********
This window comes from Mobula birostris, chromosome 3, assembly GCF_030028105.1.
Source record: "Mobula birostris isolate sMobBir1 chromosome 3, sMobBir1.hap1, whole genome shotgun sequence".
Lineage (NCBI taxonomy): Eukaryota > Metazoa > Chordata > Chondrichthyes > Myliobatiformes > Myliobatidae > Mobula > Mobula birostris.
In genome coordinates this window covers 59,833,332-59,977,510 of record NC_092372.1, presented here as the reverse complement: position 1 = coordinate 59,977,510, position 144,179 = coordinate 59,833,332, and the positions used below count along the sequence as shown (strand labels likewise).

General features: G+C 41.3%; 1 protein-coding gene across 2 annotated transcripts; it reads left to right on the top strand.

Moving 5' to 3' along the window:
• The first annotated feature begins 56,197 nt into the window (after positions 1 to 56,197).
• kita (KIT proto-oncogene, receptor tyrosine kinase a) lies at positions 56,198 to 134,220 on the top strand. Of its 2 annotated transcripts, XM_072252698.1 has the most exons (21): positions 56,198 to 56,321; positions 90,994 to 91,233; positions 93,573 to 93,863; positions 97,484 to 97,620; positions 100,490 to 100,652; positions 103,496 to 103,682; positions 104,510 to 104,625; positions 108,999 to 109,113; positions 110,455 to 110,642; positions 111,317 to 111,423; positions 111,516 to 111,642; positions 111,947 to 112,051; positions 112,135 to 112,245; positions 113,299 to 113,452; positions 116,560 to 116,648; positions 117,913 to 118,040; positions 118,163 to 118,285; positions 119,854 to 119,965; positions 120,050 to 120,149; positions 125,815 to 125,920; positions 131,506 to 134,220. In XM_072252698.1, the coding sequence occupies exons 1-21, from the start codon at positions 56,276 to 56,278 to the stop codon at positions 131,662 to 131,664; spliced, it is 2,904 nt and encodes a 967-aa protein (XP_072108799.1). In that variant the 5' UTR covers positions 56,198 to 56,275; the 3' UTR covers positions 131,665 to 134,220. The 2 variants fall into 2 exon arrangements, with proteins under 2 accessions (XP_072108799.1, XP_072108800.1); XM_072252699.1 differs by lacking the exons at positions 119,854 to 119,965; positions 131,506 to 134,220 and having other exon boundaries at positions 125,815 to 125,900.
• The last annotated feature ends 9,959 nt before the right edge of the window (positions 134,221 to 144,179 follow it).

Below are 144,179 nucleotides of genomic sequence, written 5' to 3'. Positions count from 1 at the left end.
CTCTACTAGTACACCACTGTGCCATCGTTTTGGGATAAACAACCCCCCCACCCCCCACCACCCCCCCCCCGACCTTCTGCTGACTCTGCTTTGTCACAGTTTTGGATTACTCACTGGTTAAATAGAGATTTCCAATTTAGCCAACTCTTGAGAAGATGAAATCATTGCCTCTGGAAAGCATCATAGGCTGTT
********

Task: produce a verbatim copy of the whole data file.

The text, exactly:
This window comes from Mobula birostris, chromosome 3, assembly GCF_030028105.1.
Source record: "Mobula birostris isolate sMobBir1 chromosome 3, sMobBir1.hap1, whole genome shotgun sequence".
Lineage (NCBI taxonomy): Eukaryota > Metazoa > Chordata > Chondrichthyes > Myliobatiformes > Myliobatidae > Mobula > Mobula birostris.
In genome coordinates this window covers 59,833,332-59,977,510 of record NC_092372.1, presented here as the reverse complement: position 1 = coordinate 59,977,510, position 144,179 = coordinate 59,833,332, and the positions used below count along the sequence as shown (strand labels likewise).

General features: G+C 41.3%; 1 protein-coding gene across 2 annotated transcripts; it reads left to right on the top strand.

Moving 5' to 3' along the window:
• The first annotated feature begins 56,197 nt into the window (after positions 1 to 56,197).
• kita (KIT proto-oncogene, receptor tyrosine kinase a) lies at positions 56,198 to 134,220 on the top strand. Of its 2 annotated transcripts, XM_072252698.1 has the most exons (21): positions 56,198 to 56,321; positions 90,994 to 91,233; positions 93,573 to 93,863; positions 97,484 to 97,620; positions 100,490 to 100,652; positions 103,496 to 103,682; positions 104,510 to 104,625; positions 108,999 to 109,113; positions 110,455 to 110,642; positions 111,317 to 111,423; positions 111,516 to 111,642; positions 111,947 to 112,051; positions 112,135 to 112,245; positions 113,299 to 113,452; positions 116,560 to 116,648; positions 117,913 to 118,040; positions 118,163 to 118,285; positions 119,854 to 119,965; positions 120,050 to 120,149; positions 125,815 to 125,920; positions 131,506 to 134,220. In XM_072252698.1, the coding sequence occupies exons 1-21, from the start codon at positions 56,276 to 56,278 to the stop codon at positions 131,662 to 131,664; spliced, it is 2,904 nt and encodes a 967-aa protein (XP_072108799.1). In that variant the 5' UTR covers positions 56,198 to 56,275; the 3' UTR covers positions 131,665 to 134,220. The 2 variants fall into 2 exon arrangements, with proteins under 2 accessions (XP_072108799.1, XP_072108800.1); XM_072252699.1 differs by lacking the exons at positions 119,854 to 119,965; positions 131,506 to 134,220 and having other exon boundaries at positions 125,815 to 125,900.
• The last annotated feature ends 9,959 nt before the right edge of the window (positions 134,221 to 144,179 follow it).

Below are 144,179 nucleotides of genomic sequence, written 5' to 3'. Positions count from 1 at the left end.
CTCTACTAGTACACCACTGTGCCATCGTTTTGGGATAAACAACCCCCCCACCCCCCACCACCCCCCCCCCGACCTTCTGCTGACTCTGCTTTGTCACAGTTTTGGATTACTCACTGGTTAAATAGAGATTTCCAATTTAGCCAACTCTTGAGAAGATGAAATCATTGCCTCTGGAAAGCATCATAGGCTGTT